Lagwagon - Railer (Cover Artwork)


Railer (2019)

Fat Wreck Chords

Lagwagon fans eagerly awaiting a follow-up to 2014's Hang are in for a treat with their new album , Railer. The twelve song LP, produced by Cameron Webb (Alkaline Trio, Motörhead,) was admittedly written in a much shorter amount of time than the majority of the band's more recent discography, and the result is fresh, invigorating, thrashers; successfully tapping into their earlier sound while remaining tethered to the experience and methodical growth that has kept them relevant for over three decades.

Railer immediately hooks the listener with the thoughtful slow building starter "Stealing Light," showcasing the strengths of every instrumental member of the group in the first thirty seconds. The intro melts into fast double-time drums under Joey Cape's veteran vocals and songwriting, ultimately coming to a close with welcoming gang vocals. The opener jumps into "Surviving California," filled with pitted technical drums and guitars leads reminiscent of early 90's albums "Trashed" or "Duh." This album also, perhaps under the quick writing process, is sprinkled with more of a live-band dynamic, inviting, until now irregular, exchanged lead vocal spots from guitarist Chris Rest and bassist Joe Raposo.

"Jini" provides possibly the most timeless representation of what makes a good Lagwagon song, from the overall energy level, to the band's signature skate-punk sound, all orbiting around Cape's honest and quaking vocals. Joey has always been able to emote the most tragic deliveries of lyrics while still offering an open hand of hope. The positive glimmer, however, is cut short into "Parable," handing a bleak vocal intro to Cape's daughter Violet before shredding into another 120 seconds of angry punk rock. "Dangerous Animal" is a huge standout among the record, grinding more vintage 90's thrash, complete with more traded lead vocals.

"Bubble" dictates a thesis to the entire album; an aging punk band past their "hay day," continuing to do what they love while struggling to connect their completed paths with the lures that brought them there. The result is an up-tempo, bittersweet masterpiece riddled with nostalgia. "The Suffering" completely shifts the mood, with an ambient instrumental under spoken word, similar to the opening moments of Hang's "Obsolete Absolute." The longest song of the album quickly tears into heavy riffs, lightning fast drumming, and fantastic bass work from Joe Raposo. The intensity doesn't wane as drummer Dave Raun steers the band through the very quick "Dark Matter," the album as a whole proving once again that he remains at the top with drummers in the genre in regards to creativity, cleanliness, and stamina.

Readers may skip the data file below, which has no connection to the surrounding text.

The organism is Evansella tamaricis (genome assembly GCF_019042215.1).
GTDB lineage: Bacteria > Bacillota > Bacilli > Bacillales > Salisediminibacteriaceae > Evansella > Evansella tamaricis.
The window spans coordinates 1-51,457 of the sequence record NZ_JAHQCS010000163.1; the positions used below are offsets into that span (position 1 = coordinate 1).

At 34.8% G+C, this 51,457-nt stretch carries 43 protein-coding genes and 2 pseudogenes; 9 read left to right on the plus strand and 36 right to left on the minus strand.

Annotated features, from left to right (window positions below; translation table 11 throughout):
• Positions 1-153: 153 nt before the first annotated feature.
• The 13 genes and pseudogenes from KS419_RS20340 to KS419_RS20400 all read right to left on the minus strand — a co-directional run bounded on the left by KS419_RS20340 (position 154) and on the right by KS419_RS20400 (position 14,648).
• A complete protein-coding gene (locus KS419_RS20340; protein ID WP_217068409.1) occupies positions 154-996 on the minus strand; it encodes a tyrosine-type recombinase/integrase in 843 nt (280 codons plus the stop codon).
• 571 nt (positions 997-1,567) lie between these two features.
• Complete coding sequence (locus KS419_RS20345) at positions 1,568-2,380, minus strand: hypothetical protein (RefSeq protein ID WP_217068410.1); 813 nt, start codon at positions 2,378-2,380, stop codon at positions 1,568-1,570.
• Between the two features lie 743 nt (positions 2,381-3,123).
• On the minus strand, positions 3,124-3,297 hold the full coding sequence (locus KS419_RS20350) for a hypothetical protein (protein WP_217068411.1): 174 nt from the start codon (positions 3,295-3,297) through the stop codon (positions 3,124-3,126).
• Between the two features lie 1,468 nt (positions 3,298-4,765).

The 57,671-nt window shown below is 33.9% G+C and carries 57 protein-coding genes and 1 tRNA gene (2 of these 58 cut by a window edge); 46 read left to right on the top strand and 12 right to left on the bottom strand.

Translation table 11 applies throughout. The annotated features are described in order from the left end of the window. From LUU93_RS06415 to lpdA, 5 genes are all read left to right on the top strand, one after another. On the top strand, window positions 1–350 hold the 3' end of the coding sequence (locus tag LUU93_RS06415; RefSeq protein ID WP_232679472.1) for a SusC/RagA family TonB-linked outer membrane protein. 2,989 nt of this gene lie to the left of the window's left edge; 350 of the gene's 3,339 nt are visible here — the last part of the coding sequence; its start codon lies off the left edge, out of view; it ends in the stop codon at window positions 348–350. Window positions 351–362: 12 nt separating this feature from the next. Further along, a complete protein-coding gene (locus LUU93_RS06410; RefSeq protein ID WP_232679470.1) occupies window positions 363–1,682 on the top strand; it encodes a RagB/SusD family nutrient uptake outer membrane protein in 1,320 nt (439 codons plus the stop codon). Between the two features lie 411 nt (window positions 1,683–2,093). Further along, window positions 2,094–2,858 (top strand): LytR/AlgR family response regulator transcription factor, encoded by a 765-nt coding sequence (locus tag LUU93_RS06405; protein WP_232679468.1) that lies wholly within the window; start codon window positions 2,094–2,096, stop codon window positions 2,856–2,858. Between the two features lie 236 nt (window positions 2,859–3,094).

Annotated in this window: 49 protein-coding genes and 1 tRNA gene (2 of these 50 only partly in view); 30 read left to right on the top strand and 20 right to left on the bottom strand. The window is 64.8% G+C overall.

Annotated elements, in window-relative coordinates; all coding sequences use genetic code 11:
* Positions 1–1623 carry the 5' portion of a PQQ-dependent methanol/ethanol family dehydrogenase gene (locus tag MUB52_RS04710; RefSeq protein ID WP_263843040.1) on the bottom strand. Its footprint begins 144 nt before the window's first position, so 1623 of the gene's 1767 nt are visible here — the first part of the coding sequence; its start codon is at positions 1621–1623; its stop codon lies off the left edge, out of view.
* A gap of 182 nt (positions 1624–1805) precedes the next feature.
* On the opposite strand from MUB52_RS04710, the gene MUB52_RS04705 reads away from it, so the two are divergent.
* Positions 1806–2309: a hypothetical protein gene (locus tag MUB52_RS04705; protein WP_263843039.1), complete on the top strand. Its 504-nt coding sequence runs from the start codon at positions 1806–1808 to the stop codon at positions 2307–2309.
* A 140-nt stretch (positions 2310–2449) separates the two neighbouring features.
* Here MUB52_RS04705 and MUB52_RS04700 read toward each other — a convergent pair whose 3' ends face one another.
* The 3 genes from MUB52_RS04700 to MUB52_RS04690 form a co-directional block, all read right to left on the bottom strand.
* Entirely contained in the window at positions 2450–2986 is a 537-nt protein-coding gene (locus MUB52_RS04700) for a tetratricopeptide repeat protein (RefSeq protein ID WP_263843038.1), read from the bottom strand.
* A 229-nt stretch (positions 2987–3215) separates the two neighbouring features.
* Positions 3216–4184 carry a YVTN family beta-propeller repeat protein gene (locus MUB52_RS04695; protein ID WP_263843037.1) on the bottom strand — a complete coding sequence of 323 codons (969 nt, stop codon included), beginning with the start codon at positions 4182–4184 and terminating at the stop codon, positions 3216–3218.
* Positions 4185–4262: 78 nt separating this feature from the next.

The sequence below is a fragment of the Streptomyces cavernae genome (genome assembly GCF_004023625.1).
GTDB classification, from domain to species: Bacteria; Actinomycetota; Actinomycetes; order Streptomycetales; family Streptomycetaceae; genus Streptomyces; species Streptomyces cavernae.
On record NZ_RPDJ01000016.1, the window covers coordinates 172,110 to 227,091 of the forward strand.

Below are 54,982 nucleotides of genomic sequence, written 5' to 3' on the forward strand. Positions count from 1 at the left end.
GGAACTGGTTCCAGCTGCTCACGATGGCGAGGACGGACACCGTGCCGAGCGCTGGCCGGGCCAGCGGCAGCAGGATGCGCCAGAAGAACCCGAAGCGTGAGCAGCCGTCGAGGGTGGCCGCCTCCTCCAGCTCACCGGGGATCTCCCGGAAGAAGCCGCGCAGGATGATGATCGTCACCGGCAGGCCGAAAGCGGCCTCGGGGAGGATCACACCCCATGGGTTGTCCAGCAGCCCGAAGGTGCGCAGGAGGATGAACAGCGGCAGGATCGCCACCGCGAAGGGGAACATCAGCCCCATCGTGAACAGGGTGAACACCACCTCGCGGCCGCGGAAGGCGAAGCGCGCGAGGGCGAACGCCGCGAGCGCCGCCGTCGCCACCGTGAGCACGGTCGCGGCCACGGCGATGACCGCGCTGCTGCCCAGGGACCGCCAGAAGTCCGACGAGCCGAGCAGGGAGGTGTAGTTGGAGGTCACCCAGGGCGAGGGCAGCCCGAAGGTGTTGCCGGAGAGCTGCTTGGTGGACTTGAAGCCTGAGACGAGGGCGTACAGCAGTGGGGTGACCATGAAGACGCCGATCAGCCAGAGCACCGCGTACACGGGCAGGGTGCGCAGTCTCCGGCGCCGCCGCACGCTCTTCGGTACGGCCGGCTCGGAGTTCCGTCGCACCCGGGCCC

"Fan Fiction" totally resets the clock at a great moment in the record, bringing a completely different tempo, and introducing grungy guitars and giant choruses. The total banger resolves with enough residual energy to welcome the much more somber "Pray For Them." The three minute anthem referencing the general dispute of "thoughts and prayers" is loaded with nods to No Use For A Name's songwriting structure, from single guitar leads over quick snare/kick syncopation, to rolling verses over double-time drums. Intentionally inspired or not, it is fantastic to connect Cape's lyrics and the band's instrumentals to Tony Sly at any capacity, and the song is certainly one of the (many) high points of the album.

"Auf Widersehen" is a terrific invitation towards the completion of Railer. It carries a lot of the fundamentals of a classic Lagwagon song, a traditional half-time intro into quick verses, an empty bridge to send Cape's vocal point home into gnarly guitar solos, and succeeding with the task of following historic formulas in the band's repertoire without the song sounding rehashed or phoned in, which is sadly what has become of a lot of newer material from punk veterans that are still pumping out records these days.

Not Lagwagon, not even close. They've handed us a full length of refreshing A-plus thrashers and even finished the record with a top notch punk standard of Journey's "Faithfully." The tune, written about Steve Perry's bouts of loneliness on tour away from his family, even meets the central theme of Railer. This record is killer. Buy it.